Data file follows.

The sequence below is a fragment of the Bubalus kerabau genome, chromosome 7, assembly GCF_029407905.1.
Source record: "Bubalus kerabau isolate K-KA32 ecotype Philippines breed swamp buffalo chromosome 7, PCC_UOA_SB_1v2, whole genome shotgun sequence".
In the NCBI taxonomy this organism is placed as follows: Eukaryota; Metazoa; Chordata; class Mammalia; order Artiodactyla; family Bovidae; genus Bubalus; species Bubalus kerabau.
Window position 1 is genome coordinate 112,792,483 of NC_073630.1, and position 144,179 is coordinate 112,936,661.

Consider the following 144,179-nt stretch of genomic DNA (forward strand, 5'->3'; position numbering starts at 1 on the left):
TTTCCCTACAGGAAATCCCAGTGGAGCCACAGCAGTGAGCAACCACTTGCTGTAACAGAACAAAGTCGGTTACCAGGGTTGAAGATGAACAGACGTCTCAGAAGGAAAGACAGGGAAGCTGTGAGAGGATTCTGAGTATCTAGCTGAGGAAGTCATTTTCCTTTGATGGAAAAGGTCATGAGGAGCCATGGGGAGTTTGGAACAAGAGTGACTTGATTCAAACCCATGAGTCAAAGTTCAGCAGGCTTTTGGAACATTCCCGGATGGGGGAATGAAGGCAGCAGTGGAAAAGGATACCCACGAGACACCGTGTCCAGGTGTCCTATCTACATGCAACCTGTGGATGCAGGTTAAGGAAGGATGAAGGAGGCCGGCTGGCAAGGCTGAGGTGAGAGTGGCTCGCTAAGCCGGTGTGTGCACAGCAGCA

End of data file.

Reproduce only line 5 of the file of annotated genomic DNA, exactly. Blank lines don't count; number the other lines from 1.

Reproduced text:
Consider the following 144,179-nt stretch of genomic DNA (forward strand, 5'->3'; position numbering starts at 1 on the left):